In the same spirit that Rosemary Woods managed to erase just those 18 minutes of an hours-long Nixon tape that many believe to contain the “smoking gun” about the Watergate scandal, so we are led to suspect the Election 2016 smoking guns may be in places that refuse to recount by hand — counties that destroy or prevent the creation of ballot images by scanners; states that ruleagainst recounting in precincts where ballot bag seals are broken, or the number of voters does not match the number of ballots; and states whose courts, by partisan majority, simply rule that the recount cannot go forward at all.
A combination of administrative, financial, judicial, and operational tactics were used to hamper or stymie the recount effort in each state in which it was undertaken. A few examples of these tactics:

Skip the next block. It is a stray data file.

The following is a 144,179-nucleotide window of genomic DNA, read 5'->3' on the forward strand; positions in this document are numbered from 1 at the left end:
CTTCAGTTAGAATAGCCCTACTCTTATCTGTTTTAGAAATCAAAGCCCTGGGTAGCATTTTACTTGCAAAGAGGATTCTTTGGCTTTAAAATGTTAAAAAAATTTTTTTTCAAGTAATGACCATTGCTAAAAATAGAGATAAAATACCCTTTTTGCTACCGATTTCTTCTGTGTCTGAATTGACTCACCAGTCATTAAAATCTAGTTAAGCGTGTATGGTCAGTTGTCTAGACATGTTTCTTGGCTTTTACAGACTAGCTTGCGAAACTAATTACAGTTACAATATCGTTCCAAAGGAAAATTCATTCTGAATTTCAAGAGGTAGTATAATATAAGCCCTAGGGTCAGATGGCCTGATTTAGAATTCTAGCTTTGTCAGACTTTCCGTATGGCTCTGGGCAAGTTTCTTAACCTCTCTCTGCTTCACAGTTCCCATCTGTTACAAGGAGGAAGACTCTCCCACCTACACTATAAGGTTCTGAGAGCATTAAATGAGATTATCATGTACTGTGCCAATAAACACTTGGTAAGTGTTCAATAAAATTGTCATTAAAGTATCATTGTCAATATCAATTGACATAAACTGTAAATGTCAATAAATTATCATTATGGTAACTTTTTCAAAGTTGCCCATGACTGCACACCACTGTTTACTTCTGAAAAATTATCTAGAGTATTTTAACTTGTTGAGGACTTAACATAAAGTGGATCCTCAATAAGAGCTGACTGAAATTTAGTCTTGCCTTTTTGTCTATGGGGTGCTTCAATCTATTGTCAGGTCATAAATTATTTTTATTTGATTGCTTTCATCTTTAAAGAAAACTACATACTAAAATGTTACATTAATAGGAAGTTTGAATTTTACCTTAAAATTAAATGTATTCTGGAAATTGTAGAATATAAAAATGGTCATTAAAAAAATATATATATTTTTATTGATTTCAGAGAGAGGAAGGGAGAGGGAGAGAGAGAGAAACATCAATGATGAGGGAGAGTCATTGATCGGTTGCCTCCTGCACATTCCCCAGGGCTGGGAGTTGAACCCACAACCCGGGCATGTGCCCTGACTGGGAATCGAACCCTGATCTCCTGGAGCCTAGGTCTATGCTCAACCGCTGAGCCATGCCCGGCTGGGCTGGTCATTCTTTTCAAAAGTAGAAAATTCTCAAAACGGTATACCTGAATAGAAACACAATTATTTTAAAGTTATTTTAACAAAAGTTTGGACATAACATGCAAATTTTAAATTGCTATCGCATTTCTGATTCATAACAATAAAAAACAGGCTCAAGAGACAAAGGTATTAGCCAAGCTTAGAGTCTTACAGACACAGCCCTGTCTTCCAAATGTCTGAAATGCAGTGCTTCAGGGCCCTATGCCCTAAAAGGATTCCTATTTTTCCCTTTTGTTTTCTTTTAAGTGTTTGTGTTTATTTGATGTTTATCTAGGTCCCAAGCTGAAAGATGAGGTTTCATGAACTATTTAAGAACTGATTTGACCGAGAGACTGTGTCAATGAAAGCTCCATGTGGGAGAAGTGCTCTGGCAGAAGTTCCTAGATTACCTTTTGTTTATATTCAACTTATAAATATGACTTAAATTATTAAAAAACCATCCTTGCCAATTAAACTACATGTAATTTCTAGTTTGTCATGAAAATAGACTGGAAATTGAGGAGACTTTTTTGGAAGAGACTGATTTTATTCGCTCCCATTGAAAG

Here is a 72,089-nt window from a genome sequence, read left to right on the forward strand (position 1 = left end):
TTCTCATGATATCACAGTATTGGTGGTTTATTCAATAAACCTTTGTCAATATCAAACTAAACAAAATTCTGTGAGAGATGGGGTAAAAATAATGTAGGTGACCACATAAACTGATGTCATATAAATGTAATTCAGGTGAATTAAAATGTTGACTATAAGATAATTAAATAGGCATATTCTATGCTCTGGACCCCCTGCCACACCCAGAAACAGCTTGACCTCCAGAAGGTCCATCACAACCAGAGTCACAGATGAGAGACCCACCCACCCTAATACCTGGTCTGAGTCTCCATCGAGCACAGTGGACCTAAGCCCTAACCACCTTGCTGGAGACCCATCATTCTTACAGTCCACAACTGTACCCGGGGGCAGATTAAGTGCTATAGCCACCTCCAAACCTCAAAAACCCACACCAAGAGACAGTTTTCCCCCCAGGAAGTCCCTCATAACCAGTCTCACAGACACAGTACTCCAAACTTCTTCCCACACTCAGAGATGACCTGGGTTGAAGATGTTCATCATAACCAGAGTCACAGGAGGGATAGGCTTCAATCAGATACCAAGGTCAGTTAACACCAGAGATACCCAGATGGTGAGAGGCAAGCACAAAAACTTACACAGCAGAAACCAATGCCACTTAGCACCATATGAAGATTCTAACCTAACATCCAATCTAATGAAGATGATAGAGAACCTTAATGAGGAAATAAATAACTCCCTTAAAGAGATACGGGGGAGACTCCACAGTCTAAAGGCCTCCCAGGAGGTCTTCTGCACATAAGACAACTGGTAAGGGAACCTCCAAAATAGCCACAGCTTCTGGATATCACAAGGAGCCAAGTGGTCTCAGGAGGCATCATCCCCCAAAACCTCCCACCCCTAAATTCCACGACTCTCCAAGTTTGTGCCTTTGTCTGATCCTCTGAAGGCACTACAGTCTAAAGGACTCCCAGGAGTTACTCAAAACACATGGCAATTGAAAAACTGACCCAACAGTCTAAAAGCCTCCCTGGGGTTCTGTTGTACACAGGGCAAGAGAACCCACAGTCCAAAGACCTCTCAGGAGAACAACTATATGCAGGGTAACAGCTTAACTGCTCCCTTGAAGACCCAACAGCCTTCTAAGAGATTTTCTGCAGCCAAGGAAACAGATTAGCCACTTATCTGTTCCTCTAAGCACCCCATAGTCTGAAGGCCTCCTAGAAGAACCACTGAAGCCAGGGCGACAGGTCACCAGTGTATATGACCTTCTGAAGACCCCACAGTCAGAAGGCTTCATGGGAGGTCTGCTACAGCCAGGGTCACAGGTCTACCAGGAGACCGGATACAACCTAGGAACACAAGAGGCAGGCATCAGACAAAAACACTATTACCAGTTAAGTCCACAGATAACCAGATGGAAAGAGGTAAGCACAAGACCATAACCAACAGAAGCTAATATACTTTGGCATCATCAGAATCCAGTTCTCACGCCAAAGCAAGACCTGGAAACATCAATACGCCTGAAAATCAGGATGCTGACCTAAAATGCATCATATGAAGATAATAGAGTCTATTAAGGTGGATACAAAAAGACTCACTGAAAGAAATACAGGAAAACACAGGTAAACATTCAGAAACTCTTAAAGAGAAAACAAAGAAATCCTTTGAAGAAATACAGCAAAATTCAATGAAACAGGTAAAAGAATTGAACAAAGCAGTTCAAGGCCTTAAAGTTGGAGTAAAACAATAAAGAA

- Refusal to hand count in Wisconsin in the very counties with the brightest forensic red flags — Outagamie, Brown, Rock, e.g., where Trump vote shares dramatically exceeded expectations.
- Determination by a Republican Wisconsin judge that state law barred her from orderinga statewide hand count despite her own preference for one as the “gold standard.”
- Fees inflated in Wisconsin from an estimated $600,000 for statewide hand recount in 2011, to $3.9 million for a less laborious mixed machine/hand count in 2016. Racine County, e.g., charging more than 50 times to count by machine what it charged for its last county-wide recount, which was done by hand.
- Suits filed to block recounts in Wisconsin, Pennsylvania, and Michigan by the Trump campaign or surrogates.